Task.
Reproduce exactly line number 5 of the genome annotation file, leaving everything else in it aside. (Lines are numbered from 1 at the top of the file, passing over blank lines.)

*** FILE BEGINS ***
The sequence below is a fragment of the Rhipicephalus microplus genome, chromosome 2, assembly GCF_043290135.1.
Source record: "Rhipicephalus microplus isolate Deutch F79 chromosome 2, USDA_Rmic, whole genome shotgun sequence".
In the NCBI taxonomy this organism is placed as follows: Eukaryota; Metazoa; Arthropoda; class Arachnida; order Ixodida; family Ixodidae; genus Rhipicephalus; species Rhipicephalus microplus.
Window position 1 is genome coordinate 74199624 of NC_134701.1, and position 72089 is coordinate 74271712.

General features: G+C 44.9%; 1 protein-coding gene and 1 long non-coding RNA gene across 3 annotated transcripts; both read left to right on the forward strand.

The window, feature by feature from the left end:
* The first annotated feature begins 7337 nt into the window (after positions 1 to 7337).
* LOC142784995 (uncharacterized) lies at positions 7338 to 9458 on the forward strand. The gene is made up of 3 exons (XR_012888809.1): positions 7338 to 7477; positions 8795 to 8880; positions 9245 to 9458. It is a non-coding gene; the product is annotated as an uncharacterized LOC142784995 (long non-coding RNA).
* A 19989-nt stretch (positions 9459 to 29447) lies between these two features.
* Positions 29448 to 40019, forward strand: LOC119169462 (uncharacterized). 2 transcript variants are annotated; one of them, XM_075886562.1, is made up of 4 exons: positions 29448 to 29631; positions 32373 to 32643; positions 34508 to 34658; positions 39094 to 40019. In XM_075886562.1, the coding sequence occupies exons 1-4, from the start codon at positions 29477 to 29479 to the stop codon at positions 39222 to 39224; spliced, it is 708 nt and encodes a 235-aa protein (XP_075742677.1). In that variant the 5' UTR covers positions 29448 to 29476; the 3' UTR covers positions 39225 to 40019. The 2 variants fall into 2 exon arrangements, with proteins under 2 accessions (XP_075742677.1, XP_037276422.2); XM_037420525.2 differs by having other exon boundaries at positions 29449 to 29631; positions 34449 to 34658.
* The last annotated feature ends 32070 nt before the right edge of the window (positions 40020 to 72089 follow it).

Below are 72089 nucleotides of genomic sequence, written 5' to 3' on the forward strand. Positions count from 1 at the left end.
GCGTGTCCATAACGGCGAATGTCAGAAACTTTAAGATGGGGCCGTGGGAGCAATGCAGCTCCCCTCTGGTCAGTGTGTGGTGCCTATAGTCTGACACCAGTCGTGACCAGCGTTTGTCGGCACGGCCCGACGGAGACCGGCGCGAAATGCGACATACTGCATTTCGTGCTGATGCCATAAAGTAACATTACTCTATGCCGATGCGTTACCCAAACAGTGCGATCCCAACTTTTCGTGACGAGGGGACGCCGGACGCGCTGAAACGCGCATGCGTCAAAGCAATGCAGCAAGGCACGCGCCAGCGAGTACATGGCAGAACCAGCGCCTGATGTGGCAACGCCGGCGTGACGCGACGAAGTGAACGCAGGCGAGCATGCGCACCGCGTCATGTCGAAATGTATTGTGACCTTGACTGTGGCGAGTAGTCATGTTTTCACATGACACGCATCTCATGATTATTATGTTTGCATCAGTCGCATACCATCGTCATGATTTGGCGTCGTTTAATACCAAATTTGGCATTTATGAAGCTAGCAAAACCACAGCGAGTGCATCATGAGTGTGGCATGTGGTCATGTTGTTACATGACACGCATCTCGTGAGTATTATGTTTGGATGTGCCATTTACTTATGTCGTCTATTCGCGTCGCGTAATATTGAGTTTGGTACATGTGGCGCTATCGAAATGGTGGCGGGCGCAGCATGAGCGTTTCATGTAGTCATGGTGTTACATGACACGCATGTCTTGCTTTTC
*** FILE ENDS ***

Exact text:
General features: G+C 44.9%; 1 protein-coding gene and 1 long non-coding RNA gene across 3 annotated transcripts; both read left to right on the forward strand.